Top 10 “Plot Rock” Concept Albums

According to Reggie Bender

Top 10 “Plot Rock” Concept Albums

  1. Quadrophenia — The Who (A young mod’s struggle to come of age in the mid- ’60s. Usually at the top of everyone’s concept album list.)
  2. Arthur — The Kinks. (Tells the story of a London man, Arthur, and his son’s decision to move to Australia during the aftermath of World War II. The music is remarkable. The songs never stray too far from the album’s subject matter, making this one of the most effective concept albums in rock history.)
  3. Tommy — The Who (Full blown rock opera with great overture and exhilarating finale. Stay away from the horrendous Broadway version.)
  4. Berlin — Lou Reed  (The album’s songs form a loose storyline about a doomed romance between two chemically fueled bohemians. Some songs I recognize as “scenes” from two movies: Blonde Venus and The Blue Angel [both starring Marlene Dietrich]).
  5. Preservation Acts I and II — The Kinks ([I’m a Ray Davies-KINKS fan.] Critics have bitched about this concept record, but I like the characters and story — even with the spoken “announcements”. R.D. did it with his own unique style).
  6. Jesus Christ Superstar — Andrew Lloyd Weber and Tim Rice –(A classic! It still holds up amazingly well. You can’t beat the original LP. But if you want to hear an interesting, indie rock rendition of this famous rock opera, check out Jesus Christ Superstar: A Resurrection [Daemon Records]. It stars Indigo Girls Amy Ray as Jesus and Emily Saliers as Mary Magdalene.)
  7. A Grand Don’t Come For Free — The Streets. (UK garage musician, Mike Skinner, aka The Streets created a tight story line for this album. [Skinner said he read the script-writing book “Screenplay” by Syd Field and applied many screenwriting techniques to this LP.] Every individual song on this album is excellent, yet they all serve the narrative: not one second is “filler.” A “movie for the ears”–compelling, poignant, funny story album. He really pulled it off!)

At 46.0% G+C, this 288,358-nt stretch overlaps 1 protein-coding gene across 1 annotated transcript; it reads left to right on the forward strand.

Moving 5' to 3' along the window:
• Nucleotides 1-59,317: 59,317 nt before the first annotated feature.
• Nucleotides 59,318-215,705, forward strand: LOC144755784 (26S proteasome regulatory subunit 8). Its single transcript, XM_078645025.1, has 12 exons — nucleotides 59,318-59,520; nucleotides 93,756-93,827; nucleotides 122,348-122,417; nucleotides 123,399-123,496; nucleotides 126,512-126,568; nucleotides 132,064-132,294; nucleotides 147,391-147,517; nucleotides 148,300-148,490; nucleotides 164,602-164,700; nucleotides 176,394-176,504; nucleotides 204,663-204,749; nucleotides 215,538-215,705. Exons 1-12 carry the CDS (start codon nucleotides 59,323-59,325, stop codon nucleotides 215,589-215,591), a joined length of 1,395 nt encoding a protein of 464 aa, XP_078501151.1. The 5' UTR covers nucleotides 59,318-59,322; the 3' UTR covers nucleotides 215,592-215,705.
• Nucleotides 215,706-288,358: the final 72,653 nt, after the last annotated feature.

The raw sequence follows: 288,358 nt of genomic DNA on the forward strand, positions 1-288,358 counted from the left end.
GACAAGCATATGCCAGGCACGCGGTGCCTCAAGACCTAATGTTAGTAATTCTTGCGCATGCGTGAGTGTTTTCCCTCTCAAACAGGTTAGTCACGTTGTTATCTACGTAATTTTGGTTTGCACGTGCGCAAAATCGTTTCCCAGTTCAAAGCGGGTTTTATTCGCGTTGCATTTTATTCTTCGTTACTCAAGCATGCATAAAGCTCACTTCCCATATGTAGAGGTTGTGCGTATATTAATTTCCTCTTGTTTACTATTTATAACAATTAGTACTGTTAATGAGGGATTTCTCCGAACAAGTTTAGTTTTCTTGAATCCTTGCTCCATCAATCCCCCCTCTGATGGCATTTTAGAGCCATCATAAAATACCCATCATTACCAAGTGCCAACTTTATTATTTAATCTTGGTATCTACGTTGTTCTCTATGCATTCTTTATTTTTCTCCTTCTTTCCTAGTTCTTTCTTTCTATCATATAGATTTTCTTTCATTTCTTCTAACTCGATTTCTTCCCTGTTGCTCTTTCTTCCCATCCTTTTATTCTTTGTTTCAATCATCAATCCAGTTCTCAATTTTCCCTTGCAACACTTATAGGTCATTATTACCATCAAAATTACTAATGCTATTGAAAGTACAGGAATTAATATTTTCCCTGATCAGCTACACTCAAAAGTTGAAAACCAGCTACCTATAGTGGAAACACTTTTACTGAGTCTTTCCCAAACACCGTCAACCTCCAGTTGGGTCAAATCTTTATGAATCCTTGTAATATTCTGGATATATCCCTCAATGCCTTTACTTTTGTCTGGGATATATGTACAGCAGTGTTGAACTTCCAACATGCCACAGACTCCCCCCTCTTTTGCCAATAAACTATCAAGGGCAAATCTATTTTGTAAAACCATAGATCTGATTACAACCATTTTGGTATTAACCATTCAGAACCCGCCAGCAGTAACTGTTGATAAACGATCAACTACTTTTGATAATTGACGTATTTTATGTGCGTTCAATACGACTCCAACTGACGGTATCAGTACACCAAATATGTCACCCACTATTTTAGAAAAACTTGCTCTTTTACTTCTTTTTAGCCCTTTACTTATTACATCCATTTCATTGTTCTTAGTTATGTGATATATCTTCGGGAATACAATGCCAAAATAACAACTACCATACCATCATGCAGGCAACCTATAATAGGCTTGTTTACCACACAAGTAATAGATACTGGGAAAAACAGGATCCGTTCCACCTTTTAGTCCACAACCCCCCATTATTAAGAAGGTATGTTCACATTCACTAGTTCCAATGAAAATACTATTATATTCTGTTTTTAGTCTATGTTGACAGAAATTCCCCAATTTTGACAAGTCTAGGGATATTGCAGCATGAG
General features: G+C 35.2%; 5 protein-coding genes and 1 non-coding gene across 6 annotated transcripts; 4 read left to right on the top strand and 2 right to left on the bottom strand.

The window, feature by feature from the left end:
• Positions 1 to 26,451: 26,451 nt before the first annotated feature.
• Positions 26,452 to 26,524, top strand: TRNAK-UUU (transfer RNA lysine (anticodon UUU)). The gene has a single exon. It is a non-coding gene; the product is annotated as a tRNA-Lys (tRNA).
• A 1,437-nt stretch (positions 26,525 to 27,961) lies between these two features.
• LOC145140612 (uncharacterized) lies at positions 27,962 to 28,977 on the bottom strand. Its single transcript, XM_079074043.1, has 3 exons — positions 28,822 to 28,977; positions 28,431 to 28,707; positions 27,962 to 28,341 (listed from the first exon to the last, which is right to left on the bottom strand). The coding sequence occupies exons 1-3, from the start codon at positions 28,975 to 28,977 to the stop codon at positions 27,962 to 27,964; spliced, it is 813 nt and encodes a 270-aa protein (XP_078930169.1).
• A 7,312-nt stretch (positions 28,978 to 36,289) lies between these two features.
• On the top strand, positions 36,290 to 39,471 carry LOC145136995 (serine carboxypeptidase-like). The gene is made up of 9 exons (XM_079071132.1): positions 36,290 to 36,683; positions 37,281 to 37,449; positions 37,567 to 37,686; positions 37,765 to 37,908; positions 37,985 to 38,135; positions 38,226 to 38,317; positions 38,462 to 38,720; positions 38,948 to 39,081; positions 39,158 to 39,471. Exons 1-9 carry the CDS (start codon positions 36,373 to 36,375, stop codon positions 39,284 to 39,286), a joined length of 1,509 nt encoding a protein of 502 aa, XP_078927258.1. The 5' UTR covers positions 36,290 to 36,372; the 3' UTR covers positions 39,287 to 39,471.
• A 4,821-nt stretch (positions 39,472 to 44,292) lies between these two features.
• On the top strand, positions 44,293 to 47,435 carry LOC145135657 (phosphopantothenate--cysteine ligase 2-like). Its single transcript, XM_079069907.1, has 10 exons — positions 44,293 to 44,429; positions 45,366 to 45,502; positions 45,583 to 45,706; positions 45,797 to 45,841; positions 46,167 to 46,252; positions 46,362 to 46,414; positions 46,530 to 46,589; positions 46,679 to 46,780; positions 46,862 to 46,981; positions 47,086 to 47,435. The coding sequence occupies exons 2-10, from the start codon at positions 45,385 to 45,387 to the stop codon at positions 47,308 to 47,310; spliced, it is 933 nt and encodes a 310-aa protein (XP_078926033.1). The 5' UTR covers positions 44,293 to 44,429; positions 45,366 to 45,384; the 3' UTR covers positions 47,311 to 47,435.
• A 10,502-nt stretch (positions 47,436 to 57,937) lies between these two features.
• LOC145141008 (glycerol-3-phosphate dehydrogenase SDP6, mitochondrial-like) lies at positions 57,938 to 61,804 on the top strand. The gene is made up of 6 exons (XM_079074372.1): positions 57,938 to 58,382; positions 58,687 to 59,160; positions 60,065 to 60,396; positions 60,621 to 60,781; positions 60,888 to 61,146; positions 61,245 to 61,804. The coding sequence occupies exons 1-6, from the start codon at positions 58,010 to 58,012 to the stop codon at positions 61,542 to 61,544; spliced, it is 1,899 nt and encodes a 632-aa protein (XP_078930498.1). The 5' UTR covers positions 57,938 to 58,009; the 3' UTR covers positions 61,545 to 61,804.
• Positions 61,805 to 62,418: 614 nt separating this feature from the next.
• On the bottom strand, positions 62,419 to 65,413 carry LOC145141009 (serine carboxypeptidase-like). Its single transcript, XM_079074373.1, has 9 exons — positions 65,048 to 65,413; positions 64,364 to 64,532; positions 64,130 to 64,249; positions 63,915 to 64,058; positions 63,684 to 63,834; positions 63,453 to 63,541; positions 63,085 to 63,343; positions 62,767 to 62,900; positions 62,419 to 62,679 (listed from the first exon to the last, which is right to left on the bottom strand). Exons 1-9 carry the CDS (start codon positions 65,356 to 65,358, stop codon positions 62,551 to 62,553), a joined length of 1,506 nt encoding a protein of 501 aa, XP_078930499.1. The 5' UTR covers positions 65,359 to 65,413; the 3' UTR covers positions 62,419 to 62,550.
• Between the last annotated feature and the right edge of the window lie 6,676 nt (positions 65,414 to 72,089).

8. Pinball Mars — The Circus Devils (Songs by Robert Pollard [of the band Guided By Voices], co-writing with Todd and Tim Tobias. Something you must experience. A bizarre alternate universe of rock music with characters Pinball, Z, Flush and others. It’s terrifically weird and all in 35 minutes).
  9. The Wall — Pink Floyd (Burnt out rock star, “Pink,” retreats into his inner hell in an L.A. hotel room. Lots of music motives re-appearing. Schizoids all over the world play this LP non-stop, but we all dig it.)
  10. Joe’s Garage — Frank Zappa (Satirical rock opera, [but wait! There are many spoken lines — so is it a true rock opera?] Satirizes social control mechanisms, consumerism, corporate abuses, gender politics, religion, and the rock & roll lifestyle; all these forces conspire against the title protagonist: an average young man who simply wants to play guitar and enjoy himself. This album was improvised in a weekend, some of it around previously existing songs. The narrative is long and winding but Zappa manages to make it hang together. I actually feel sorry for the title character, Joe, towards the end.)
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